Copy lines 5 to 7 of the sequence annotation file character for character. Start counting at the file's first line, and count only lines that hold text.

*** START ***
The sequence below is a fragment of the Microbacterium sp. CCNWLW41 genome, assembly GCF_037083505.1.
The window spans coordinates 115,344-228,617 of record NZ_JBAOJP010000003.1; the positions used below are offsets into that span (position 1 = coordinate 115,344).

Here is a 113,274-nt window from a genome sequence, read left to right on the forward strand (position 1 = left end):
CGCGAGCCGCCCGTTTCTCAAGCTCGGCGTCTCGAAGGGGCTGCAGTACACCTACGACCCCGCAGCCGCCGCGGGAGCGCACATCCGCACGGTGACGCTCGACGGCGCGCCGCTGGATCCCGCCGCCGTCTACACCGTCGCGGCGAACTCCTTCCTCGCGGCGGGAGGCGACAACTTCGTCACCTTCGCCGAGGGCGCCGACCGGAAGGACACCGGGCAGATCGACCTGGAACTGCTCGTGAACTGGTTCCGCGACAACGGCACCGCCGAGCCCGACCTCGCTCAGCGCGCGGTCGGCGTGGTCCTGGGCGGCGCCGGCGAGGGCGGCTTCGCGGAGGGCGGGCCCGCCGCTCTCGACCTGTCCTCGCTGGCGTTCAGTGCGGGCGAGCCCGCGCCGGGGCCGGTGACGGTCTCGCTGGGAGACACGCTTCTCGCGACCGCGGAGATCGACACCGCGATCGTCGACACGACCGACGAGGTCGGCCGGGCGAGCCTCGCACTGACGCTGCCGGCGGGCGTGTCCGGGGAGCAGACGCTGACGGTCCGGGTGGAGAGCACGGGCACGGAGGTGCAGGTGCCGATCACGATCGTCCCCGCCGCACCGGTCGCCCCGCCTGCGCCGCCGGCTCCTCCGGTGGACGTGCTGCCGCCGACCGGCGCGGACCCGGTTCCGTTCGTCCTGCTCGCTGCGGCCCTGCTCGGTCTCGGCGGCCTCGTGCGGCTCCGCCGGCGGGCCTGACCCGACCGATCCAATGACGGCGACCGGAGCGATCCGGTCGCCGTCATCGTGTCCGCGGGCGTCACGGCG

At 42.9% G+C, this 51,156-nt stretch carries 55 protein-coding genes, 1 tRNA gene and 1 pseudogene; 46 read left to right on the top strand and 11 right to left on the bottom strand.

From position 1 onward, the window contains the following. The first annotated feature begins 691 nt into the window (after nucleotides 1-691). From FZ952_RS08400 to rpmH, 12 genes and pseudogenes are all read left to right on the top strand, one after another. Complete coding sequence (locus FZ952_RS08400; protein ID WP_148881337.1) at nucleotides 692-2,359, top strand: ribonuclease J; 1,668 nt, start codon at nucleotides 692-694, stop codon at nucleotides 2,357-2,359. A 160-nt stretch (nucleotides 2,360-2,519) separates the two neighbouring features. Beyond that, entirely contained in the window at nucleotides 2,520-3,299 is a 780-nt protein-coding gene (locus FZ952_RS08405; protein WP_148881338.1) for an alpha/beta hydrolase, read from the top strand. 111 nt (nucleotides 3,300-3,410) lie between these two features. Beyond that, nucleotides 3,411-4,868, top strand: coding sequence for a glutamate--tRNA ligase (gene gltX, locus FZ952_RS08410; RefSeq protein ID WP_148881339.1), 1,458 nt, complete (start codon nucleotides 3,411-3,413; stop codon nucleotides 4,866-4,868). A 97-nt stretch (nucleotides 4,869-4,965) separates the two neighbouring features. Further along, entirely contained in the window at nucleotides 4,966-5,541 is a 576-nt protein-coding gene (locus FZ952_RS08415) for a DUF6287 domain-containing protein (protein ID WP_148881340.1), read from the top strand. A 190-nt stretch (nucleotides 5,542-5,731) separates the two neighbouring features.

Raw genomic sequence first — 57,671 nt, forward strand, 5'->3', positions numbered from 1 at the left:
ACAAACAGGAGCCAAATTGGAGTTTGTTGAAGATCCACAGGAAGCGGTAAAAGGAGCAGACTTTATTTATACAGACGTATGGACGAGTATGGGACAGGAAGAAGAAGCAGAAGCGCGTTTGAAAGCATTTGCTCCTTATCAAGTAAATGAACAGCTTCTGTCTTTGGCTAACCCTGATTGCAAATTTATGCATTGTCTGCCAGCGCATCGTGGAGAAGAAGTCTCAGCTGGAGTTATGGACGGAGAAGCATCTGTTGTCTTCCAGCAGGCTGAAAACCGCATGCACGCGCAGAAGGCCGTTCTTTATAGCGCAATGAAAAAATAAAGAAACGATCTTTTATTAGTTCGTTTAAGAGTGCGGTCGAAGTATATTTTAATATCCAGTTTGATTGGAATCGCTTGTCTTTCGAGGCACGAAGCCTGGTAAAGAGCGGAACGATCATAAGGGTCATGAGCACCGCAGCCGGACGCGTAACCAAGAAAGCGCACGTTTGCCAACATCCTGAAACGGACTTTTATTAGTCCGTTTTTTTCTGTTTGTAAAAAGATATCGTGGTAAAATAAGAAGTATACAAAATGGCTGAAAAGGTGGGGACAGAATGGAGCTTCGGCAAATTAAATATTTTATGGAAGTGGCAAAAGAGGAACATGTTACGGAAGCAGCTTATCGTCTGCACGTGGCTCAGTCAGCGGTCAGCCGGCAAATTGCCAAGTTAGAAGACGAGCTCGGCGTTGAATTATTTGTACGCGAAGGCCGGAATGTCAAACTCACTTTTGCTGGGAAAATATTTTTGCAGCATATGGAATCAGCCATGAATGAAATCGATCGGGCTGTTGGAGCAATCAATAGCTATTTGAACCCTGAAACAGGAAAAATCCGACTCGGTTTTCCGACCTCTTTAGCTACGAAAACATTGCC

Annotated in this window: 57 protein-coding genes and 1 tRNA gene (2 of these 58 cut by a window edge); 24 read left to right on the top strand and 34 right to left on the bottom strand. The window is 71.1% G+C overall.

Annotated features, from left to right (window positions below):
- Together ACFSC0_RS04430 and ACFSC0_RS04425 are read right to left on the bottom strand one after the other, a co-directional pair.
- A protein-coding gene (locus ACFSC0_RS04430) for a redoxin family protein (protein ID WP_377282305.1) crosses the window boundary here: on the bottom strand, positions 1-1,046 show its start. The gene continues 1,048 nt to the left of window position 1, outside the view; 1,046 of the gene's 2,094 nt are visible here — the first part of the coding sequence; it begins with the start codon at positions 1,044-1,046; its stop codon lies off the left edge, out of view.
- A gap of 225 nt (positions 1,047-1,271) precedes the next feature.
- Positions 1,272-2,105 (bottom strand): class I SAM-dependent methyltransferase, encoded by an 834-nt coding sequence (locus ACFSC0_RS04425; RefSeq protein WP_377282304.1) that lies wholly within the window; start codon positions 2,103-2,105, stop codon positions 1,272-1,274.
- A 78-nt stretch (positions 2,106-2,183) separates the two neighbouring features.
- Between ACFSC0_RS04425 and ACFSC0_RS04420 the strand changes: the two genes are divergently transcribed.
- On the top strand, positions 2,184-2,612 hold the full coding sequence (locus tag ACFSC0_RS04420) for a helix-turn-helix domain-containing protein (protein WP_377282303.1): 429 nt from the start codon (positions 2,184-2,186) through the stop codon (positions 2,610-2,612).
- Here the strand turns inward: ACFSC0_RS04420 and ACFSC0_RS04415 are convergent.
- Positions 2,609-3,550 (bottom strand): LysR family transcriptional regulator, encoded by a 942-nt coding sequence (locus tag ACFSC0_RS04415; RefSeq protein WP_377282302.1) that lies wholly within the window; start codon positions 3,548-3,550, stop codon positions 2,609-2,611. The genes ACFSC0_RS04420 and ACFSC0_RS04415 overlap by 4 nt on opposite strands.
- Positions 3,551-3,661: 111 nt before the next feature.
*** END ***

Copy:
At 42.9% G+C, this 51,156-nt stretch carries 55 protein-coding genes, 1 tRNA gene and 1 pseudogene; 46 read left to right on the top strand and 11 right to left on the bottom strand.

From position 1 onward, the window contains the following. The first annotated feature begins 691 nt into the window (after nucleotides 1-691). From FZ952_RS08400 to rpmH, 12 genes and pseudogenes are all read left to right on the top strand, one after another. Complete coding sequence (locus FZ952_RS08400; protein ID WP_148881337.1) at nucleotides 692-2,359, top strand: ribonuclease J; 1,668 nt, start codon at nucleotides 692-694, stop codon at nucleotides 2,357-2,359. A 160-nt stretch (nucleotides 2,360-2,519) separates the two neighbouring features. Beyond that, entirely contained in the window at nucleotides 2,520-3,299 is a 780-nt protein-coding gene (locus FZ952_RS08405; protein WP_148881338.1) for an alpha/beta hydrolase, read from the top strand. 111 nt (nucleotides 3,300-3,410) lie between these two features. Beyond that, nucleotides 3,411-4,868, top strand: coding sequence for a glutamate--tRNA ligase (gene gltX, locus FZ952_RS08410; RefSeq protein ID WP_148881339.1), 1,458 nt, complete (start codon nucleotides 3,411-3,413; stop codon nucleotides 4,866-4,868). A 97-nt stretch (nucleotides 4,869-4,965) separates the two neighbouring features. Further along, entirely contained in the window at nucleotides 4,966-5,541 is a 576-nt protein-coding gene (locus FZ952_RS08415) for a DUF6287 domain-containing protein (protein ID WP_148881340.1), read from the top strand. A 190-nt stretch (nucleotides 5,542-5,731) separates the two neighbouring features.

Raw genomic sequence first — 57,671 nt, forward strand, 5'->3', positions numbered from 1 at the left: